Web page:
Back in New York, the Man in Black goes to Jake's home and kills Lon with a simple phrase: "Stop breathing." He then interrogates Laurie and reads her thoughts, seeing Jake's drawings of him, and then berating Laurie for not believing her own son. It does not end well for her.

Kind of a jerk. Also hangs out with dangerously thin women. Weird,
Back in the village, Jake tells Roland there is a portal back to New York, and the villagers activate their own and send the two of them through it, where the emerge in some kind of restaurant. Jake keeps Roland from shooting everybody, and then they go to the hospital to get treatment for Roland's injuries. It's a pretty funny scene, actually, as Roland attempts to explain how he was injured without letting the doctors and nurses know he's from another universe. They then go to Jake's home so Jake can check-in with his mother. What they find is a pile of ashes in Jake's bedroom, and a smiley face with the words "hello there" written on the wall in those same ashes. As a distraction and an attempt to comfort Jake, Roland teaches him how to shoot a gun, while also teaching him the Gunslinger's Creed. As they speak each line, Jake's aim improves, giving him the ability to calm himself enough to make a good shot. If you are expecting this newfound talent to show up later in the film, you will be sorely disappointed.

Having shot some harmless bottles to get out some aggression, Roland needs more ammunition, so Jake takes him to a local gun shop, where Roland sticks his gun in the shopkeeper's face and takes all of his bullets. As they're leaving, the Man in Black shows up and confronts Roland while locking Jake out of the store. Although Roland shoots at the Man in Black, the bullets go right through him because he's not actually there. Roland tells Jake to run, but the boy is almost instantly caught by the Man in Black's goons and taken to their base. Jake sees the code they put in to take him to the base, and he uses his Shine to let Roland know so he can get there, as well. Roland heads back to the portal to rescue Jake.

"I'm gonna shoot a buncha people, is what I'm gonna do!"
But will he make it? Or will the Man in Black vacuum Jake's power out and use it to destroy the Dark Tower? Will there be Gelflings involved? How about Ewoks? Can we get a couple of Ewoks up in here? And will Roland finally be able to face-off with the Man in Black? Who will win?

You'll have to tune in to find out!

Jake likes the movie, although he feels like he would have enjoyed it more if he had not read the source material beforehand. Efforts are made to avoid comparing it to the books, but those fail miserably when Derek makes a joke about Roland's lack of a hat. (A sticking point with Jake.)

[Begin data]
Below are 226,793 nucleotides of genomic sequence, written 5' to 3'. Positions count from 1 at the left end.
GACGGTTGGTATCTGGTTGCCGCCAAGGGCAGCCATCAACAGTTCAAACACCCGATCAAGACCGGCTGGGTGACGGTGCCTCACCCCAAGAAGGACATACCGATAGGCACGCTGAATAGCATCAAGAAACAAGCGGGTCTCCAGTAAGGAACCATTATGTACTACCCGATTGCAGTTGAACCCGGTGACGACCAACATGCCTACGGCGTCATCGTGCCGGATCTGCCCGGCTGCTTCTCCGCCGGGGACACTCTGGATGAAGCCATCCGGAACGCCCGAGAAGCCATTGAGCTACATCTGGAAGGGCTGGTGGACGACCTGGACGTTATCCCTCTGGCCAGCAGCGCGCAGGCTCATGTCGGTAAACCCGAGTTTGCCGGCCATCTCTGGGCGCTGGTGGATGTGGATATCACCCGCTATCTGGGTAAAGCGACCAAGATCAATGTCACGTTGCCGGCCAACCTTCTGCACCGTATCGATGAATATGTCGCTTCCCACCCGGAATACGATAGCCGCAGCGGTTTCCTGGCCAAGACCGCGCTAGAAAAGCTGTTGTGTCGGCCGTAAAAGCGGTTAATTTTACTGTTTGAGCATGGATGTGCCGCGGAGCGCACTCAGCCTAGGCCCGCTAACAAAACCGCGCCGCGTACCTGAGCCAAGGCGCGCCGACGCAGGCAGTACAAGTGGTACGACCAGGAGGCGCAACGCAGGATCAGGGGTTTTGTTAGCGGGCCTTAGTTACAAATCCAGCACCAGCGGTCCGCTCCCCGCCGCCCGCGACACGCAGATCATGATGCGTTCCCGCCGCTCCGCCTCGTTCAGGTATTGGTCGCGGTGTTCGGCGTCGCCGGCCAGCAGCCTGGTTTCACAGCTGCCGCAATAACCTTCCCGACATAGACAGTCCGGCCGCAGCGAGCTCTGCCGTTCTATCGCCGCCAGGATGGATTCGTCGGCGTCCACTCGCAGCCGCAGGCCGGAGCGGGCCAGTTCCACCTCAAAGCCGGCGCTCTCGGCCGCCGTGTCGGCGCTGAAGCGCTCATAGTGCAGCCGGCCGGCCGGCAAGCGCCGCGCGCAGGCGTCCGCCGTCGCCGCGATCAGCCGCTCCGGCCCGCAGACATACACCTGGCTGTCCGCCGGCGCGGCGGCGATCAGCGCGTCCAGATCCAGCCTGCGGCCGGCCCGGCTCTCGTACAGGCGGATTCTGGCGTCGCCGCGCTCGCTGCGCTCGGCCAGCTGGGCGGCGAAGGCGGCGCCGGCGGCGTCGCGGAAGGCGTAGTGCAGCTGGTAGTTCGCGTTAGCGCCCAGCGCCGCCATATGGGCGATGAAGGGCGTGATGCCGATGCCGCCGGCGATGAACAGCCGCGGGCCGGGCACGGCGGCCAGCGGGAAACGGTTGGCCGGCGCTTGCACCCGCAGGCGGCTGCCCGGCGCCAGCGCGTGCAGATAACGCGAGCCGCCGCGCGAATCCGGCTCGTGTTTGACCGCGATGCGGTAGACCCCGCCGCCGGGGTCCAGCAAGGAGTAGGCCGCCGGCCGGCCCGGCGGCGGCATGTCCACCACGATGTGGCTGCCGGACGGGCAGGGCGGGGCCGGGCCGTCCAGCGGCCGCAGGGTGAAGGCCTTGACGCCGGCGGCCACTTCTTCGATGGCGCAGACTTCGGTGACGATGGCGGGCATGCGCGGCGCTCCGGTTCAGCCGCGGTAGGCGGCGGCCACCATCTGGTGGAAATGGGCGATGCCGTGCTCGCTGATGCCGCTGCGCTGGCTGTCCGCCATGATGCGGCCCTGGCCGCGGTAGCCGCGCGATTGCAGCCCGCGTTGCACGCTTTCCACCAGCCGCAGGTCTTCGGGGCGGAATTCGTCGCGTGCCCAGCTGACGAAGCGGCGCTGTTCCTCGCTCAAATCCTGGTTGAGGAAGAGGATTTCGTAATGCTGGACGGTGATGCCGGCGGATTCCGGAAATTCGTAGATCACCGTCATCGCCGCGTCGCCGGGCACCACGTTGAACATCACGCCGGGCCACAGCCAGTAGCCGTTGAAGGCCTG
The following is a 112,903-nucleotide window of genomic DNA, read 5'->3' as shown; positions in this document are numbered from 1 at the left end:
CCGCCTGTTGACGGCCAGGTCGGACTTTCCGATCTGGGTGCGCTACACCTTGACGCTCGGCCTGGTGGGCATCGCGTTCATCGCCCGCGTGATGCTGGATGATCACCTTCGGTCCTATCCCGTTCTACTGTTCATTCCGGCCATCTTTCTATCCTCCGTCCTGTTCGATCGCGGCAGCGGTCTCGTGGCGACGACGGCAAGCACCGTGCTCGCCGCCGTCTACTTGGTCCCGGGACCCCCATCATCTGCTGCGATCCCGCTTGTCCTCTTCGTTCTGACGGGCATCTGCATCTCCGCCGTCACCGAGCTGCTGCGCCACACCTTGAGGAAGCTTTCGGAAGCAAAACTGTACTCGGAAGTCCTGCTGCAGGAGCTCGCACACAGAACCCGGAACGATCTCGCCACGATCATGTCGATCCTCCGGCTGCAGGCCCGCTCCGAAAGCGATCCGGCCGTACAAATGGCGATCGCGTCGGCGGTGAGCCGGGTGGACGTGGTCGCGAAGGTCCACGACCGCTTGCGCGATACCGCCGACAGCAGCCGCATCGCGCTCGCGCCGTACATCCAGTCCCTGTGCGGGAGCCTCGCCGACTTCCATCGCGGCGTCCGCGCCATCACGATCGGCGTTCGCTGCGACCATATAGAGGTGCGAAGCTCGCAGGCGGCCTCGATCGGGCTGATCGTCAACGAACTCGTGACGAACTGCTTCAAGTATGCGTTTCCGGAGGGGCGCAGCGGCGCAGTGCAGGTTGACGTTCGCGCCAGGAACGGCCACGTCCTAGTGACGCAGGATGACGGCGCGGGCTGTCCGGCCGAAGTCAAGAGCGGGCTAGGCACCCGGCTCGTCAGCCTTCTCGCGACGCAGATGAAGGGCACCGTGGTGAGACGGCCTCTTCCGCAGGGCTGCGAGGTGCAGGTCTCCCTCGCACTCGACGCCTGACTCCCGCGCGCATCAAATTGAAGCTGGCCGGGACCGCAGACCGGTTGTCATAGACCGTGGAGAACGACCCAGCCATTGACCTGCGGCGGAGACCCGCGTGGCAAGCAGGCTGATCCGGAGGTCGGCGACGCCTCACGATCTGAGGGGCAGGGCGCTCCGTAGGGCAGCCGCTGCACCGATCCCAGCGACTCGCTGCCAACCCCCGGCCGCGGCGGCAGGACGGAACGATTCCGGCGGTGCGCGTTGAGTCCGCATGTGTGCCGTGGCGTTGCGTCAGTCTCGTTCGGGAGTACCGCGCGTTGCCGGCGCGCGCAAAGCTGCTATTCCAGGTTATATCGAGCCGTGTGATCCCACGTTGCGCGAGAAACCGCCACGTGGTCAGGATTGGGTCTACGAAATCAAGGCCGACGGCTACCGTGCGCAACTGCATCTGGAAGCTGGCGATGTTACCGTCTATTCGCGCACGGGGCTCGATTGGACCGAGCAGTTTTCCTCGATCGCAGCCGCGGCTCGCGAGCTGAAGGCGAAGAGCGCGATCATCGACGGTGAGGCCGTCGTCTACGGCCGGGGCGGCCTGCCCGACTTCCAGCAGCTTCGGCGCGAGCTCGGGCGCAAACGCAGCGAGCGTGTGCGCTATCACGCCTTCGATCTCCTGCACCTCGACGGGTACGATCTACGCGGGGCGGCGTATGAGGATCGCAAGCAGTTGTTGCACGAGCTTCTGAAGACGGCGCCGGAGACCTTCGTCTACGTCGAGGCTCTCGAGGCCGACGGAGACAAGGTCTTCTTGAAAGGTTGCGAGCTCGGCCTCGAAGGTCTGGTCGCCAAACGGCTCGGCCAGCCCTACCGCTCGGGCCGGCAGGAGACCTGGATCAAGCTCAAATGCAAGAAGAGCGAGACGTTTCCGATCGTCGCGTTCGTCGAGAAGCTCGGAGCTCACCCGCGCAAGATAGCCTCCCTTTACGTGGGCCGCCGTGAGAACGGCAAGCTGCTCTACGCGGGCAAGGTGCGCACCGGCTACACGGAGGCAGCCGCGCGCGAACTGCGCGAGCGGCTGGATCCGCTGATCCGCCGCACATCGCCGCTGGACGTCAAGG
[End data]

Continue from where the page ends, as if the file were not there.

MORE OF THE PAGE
Derek is blissfully ignorant of the books--he's aware of them, but has not read them. He is, therefore, probably the best possible audience for this film, and absolutely enjoyed it. Well, mostly. His biggest problem with it is all the mumbling. For all the action, everyone sounds really bored.

So fire up your portal, put on your cowboy cosplay costume and tune in to this week's episode!

November 10, 2019

Hercules in New York

To listen/download, click here!

We all love Greek Mythology, right? Sure! Who doesn't! And when you add a young, muscle-bound, heavily-dubbed Arnold Schwarzenegger (aka Arnold "Mr. Universe" Strong) to the mix, as well as human-turtle hybrid Arnold Stang and a loose bear in Central Park, how much better could it possibly get?

The answer, unfortunately, is that it could get so much better. So. Much. Better.

Even a chariot racing through Times Square doesn't help.
Hercules is discontent with just hanging around Mount Olympus. He needs to get out and spread his wings. He needs to meet new people. He needs to dry-hump unsuspecting mortal women in the back of a carriage. And he needs to do it now. So he begs his father, Zeus (Ernest Graves), to let him go down to Earth and interact with the puny humans. Zeus is not keen on the idea, but it turns out that he is not the hardass he is depicted as in all those stories we read in elementary school. Defying his father, Hercules heads out, landing in the ocean, where he is picked up by a fishing vessel and is tasked with tossing other crew members around. He gets to work immediately, but decides to leave the ship when it gets into port in New York.

He is not, however, in a hurry to find any shirts.
The captain of the ship (Rudy Bond) is not too happy with Hercules just wandering off the ship (who will toss the crew around now?!), so he sends some thugs to drag the demigod back. It goes about as well for them as you might expect. And as the fight is happening, a local who sells pretzels on the dock and calls himself "Pretzie" (although it is entirely possible that Pretzie is his given name, because New York is weird) spots Hercules and decides that he needs to befriend this lumbering buttsteak, possibly to work as muscle for him, allowing Pretzie to charge whatever he wants for his pretzels without fear of repercussion. We do not pretend to know Pretzie's motivations, but he is clearly a pretty shifty dude.